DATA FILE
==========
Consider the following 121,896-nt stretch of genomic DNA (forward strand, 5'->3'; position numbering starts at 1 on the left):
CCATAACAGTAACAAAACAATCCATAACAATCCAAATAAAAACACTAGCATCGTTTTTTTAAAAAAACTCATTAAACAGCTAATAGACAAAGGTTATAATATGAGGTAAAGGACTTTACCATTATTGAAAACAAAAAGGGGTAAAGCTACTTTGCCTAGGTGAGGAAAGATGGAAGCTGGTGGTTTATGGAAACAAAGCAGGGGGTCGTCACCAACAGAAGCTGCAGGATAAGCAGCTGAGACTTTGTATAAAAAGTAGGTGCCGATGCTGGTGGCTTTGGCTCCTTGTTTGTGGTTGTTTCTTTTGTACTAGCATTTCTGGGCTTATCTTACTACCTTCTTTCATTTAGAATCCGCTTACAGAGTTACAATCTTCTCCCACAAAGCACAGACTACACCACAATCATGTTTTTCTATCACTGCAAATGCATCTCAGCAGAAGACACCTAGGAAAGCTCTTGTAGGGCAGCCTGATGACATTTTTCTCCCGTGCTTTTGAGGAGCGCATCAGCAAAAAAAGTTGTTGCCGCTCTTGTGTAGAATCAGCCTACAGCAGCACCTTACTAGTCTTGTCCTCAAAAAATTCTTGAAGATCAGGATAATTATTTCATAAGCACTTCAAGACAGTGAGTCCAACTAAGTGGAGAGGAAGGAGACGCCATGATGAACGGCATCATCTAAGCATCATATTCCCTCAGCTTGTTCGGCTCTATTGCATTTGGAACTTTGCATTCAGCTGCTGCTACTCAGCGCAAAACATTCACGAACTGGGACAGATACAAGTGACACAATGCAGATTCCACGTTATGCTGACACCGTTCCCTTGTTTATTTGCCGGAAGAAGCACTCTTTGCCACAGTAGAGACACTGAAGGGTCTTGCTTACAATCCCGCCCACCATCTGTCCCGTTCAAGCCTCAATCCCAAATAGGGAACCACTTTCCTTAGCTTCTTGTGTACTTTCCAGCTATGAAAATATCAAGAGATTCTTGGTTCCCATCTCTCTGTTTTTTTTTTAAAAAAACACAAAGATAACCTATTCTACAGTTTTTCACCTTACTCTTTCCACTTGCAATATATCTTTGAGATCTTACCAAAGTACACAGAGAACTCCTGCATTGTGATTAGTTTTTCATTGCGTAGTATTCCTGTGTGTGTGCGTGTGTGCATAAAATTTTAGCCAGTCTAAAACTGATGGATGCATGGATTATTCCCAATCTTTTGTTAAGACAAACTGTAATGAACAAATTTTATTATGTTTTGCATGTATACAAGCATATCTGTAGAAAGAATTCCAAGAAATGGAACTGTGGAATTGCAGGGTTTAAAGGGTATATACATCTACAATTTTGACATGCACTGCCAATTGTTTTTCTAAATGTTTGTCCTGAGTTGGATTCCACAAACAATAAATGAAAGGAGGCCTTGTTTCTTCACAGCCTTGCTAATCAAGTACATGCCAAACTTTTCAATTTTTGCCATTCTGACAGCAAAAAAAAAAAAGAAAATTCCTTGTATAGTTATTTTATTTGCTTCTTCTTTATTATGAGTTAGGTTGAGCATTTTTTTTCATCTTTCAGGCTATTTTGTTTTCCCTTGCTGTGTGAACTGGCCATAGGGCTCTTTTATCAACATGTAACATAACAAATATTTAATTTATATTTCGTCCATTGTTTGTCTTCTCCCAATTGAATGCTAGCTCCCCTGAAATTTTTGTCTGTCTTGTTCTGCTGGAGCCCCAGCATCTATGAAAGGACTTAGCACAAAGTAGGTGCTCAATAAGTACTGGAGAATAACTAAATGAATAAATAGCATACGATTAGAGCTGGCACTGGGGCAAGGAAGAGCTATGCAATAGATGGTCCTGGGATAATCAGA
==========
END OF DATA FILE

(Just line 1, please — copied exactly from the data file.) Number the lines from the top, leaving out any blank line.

Consider the following 121,896-nt stretch of genomic DNA (forward strand, 5'->3'; position numbering starts at 1 on the left):